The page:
FXUS61 KBTV 241726
Area Forecast Discussion
National Weather Service Burlington VT
1226 PM EST Fri Jan 24 2020
Above normal temperature are expected across the North Country
Friday as high pressure remains anchored across the Northeast
US. A complex system is poised to impact the region late
Saturday into Sunday with rain likely across most valleys and
mixed wintry precipitation for the Northeast Kingdom, northern
St Lawrence Valley and the higher summits. On Sunday, a
transition of rain or snow is expected becoming more snow over
the afternoon. Towards midweek, quiet and above normal
conditions resume for the remainder of next week.
.NEAR TERM /THROUGH SATURDAY/...
As of 913 AM EST Friday...Few small changes were made with the
update this morning. Lowered temps for next couple hours,
especially across eastern VT, as the rate of rise is a little
slower than originally forecast. Also increased cloud cover
across the area as high clouds are currently moving eastward
and expected to stick around through the afternoon. Will keep an
eye on high temps for the day with the additional cloud cover,
but no changes were made to max temp at this point. If mixing
occurs, could easily see high temps near 40. Rest of the going
forecast remains in good shape.
Previous Discussion...Last day of quiet weather today before
our next winter system arrives Saturday afternoon. 500mb heights
amplify ahead of occluded low moves eastward out of the upper
Mississippi River Valley. This will lead to another warm and dry
day across the North Country. Things still look on track for
temperatures to warm into the mid to upper 30s areawide, very
similar to conditions on Thursday. Increasing high clouds will
allow for filtered sunshine throughout the day with generally
light winds under 10 mph. As low pressure approaches the area,
southeasterly winds will increase beginning tonight through
Saturday. This increasing south- southeasterly fetch will bring
recycled maritime air into the Champlain Valley and eastern
Vermont. Models soundings indicate depth of moisture in this
layer will be quite shallow, therefore thinking potential for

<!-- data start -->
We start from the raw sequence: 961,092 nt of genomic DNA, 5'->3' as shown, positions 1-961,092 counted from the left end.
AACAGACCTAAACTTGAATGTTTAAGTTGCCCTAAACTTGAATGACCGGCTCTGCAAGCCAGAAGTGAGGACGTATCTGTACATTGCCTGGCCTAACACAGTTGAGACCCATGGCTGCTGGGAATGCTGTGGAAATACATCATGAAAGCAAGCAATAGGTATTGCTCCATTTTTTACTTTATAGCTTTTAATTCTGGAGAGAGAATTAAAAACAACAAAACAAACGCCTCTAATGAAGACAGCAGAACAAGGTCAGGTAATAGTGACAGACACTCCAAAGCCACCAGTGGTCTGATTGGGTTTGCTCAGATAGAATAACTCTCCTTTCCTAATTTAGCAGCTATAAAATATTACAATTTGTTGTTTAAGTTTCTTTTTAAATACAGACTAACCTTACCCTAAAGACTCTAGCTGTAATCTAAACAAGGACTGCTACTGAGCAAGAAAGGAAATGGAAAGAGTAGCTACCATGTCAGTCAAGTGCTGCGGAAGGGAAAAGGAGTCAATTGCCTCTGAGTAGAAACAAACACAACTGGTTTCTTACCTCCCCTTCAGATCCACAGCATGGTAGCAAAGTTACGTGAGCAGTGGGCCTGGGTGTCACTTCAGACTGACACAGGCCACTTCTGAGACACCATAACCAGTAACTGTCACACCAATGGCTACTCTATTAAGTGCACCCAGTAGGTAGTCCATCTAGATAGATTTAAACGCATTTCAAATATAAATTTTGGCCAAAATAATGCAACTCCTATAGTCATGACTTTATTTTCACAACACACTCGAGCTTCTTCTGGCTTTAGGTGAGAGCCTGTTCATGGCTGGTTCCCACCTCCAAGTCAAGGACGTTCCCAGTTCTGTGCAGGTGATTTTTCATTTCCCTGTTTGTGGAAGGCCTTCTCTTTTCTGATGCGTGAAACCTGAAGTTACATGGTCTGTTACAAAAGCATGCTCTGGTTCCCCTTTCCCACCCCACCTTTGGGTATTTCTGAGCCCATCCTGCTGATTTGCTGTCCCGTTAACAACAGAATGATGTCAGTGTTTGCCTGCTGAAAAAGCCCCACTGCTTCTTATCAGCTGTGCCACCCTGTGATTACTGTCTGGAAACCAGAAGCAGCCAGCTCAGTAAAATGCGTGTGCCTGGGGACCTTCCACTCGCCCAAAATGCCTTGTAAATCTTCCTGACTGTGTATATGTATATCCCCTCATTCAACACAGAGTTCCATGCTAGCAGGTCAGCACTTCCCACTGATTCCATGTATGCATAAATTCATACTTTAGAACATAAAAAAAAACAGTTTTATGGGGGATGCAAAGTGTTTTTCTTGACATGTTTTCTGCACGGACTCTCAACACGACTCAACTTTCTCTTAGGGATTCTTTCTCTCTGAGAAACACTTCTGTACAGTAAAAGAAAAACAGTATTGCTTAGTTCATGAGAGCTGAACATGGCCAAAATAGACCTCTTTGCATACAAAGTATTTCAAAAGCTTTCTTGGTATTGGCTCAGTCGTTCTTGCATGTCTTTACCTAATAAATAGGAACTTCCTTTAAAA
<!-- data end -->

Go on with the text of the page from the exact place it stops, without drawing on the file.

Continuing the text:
patchy freezing drizzle may be possible beginning tonight
through Saturday morning.
By Saturday morning, chances for precipitation will increase as the
parent low pressure center begins to approach the southern St
Lawrence Valley and a secondary low tracks near the Delmarva
Peninsula. This complex set up of multiple lows makes forecasting p-
type quite challenging across the North Country beginning Saturday
afternoon. Despite being within 72 hours of the storm, models are
still struggling with the details regarding thermal profiles with
NAM the most aggressive with developing warm nose on a very strong
60-70kt 850mb southeasterly low level jet coming off the Atlantic.
Whereas GFS/CMC/ECMWF are ~20 knots weaker with this feature. This
discrepancy between these models show vastly different p-type
solution across the area. At this time, have settled on a blend of
all 4 as to have more weight towards a cleaner isothermal profile
however do not want to discount NAM entirely given good Atlantic
fetch regardless of model choice.
With this mix of model thermal profiles, precipitation type gets
messy with potential for freezing rain beginning late Saturday
afternoon across northern St Lawrence Valley and Northeast Kingdom of
Vermont, with rain expected elsewhere outside the high terrain. Ice
accumulations should be less than 0.10" during this time frame.
Additionally, this complicated thermal profiles will have pretty
significant implications for weather type across the high terrain.
Have settled on a wintry mix at the moment but a few degrees either
way could mean either rain or snow, with the potential for freezing
rain or sleet mixing in. It`s certainly not a cut and dry situation
at all *ugh*. Winter weather headlines may be needed, however wanted
to wait for another suite of guidance to come in given such drastic
changes with the models compared to 48 hours ago. Perhaps the 12z
suite will provide better clarity on the freezing rain potential.
Lastly, gusty winds may be possible along the western slopes of the
Green Mountains late Saturday afternoon into the overnight hours
associated with this southeasterly low level jet. 925mb winds are
generally around 40kt, therefore expect winds along the spine